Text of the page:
Stress Bucket

What’s in your stress bucket?

This week is National Stress Awareness Week. The theme this year is emotional stress.

When is stress not emotional?

It is possible to have things that cause physical stress or emotional stress or both. So, for example physical stress might be having to leap out of the path of an on-coming car. Emotional stress – well I’m sure we can all relate to that. It can be caused by a whole host of things; money worries, uncertainty about the future, relationships, work related issues. The list goes on. The main difference I suppose is that physical often elicits a physical response whereas with emotional stress you can be completely sedentary.

The End Result

What you have to realise is that with any stress – physical or emotional, the end result is the same.  You will have a stress response, also known as your fight or flight response. This is a physical response that dates back to the dawn of mankind.  It is a primeval response aimed at ensuring the survival of our species. 

What happens in the stress response?

On a very simple level our stress response is designed to give us the best chance of survival when faced with life threatening situations.  Some of the physical changes result from our endocrine system which controls the body’s hormones. 

When you experience stress the endocrine system releases hormones in the groups of adrenalin and cortisol. These are designed to maximize our strength and speed. They zip around the body making distinct changes – here are a few;

  1. Our blood flow is diverted from what are seen as non-essential functions to make sure more blood goes to our vital organs – for example the heart and lungs so that we can run at a sprint away from danger
  2. Our intestines stop producing the mucus that lines them
  3. The blood flow to our guts is reduced
  4. Our immune system is suppressed
  5. Our breathing becomes shallow and we breath into the tops of our lungs with short sharp breaths

Are you stressed?

Not all stress is bad.  We do need some level of stress. We are designed to deal with a certain level.  Some stress can make you feel more alive and invigorated.  This tends to be activity which you have some control of. It will also be something that has a discrete time frame and afterwards your body can return to its normal balance, homeostasis, before another stressful event occurs.

Stress tends to become a negative effect when stressful events happen in quick succession and your body can’t return to its normal balance before the next stressor occurs.  Typically, in modern life, events which make us feel uncertain or lacking control can result in negative stress.  If this continued stress happens over a period of time it is regarded as chronic.

Signs to look for

There are some key indicators to look out for that can show you are experiencing chronic stress. There are others but these are very common. You:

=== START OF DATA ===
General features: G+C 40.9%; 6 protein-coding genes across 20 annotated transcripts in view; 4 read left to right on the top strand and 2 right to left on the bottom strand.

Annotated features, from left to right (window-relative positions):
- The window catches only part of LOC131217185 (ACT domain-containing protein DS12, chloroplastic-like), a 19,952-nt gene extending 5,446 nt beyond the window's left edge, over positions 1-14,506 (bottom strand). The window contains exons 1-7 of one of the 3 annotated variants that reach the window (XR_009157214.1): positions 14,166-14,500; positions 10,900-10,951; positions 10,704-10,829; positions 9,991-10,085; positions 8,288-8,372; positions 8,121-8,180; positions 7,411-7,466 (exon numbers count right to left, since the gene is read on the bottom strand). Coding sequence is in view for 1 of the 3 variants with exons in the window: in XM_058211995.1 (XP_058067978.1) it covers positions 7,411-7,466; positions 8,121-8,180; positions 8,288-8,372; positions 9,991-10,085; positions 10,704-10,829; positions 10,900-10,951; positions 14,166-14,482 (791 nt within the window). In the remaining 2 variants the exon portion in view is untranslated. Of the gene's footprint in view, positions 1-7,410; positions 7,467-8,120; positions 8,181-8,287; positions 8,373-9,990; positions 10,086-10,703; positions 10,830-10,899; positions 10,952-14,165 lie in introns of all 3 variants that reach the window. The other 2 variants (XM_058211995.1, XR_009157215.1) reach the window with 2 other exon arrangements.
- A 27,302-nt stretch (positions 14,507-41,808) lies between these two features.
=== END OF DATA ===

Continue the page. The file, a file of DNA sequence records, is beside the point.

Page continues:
• wake in the middle of the night with your brain racing
  • have frequent infections, colds or skin conditions are typical
  • have irritable bowel or digestive troubles
  • become forgetful when ordinarily you are not
  • become moody or irritable

What next?

So, you have identified that you are experiencing negative stress – what do you do about it? The first stage to managing stress is to identify what it is that is causing your stress.  It is highly unlikely to be just one thing.  After you have identified what is causing your stress you can start to think about how to address it. 

This is where the stress bucket comes in.  The stress bucket is a really simple concept and that makes it very effective.

  1. Picture a bucket.Imagine the issues/events that are causing you stress are fluid going into the top of the bucket
  2. Picture each issue as a slice – this will give some proportionality to your stressors. e.g you might be stressed about: a relationship, work and finances.Pop these into your bucket and think how much space each takes up. So, for example work might fill 50%, a relationship might take another 20% and finances might be 10%. Your bucket isn’t full but you are still experiencing chronic stress.
  3. Now think what you can do about each stressor. It might be that you could speak to your boss about your work issues, speak to financial advisor. or get some counselling.You might also want to add in some regular stress reliving techniques: breathing exercises, yoga, meditation or running – whatever works for you. 
  4. You can see that by making the holes in the bottom of the bucket work for you, you can manage your stress.

Keep Looking at your bucket

Simple hey – but here’s a final tip. Do a stress bucket exercise now.  Then do it again regularly.  Stress is a chameleon. An unpredictable animal that changes its colours frequently.  Keep thinking about how full your bucket is and how you can release some of the pressure.

For more information about stress visit the International Stress Management Association 

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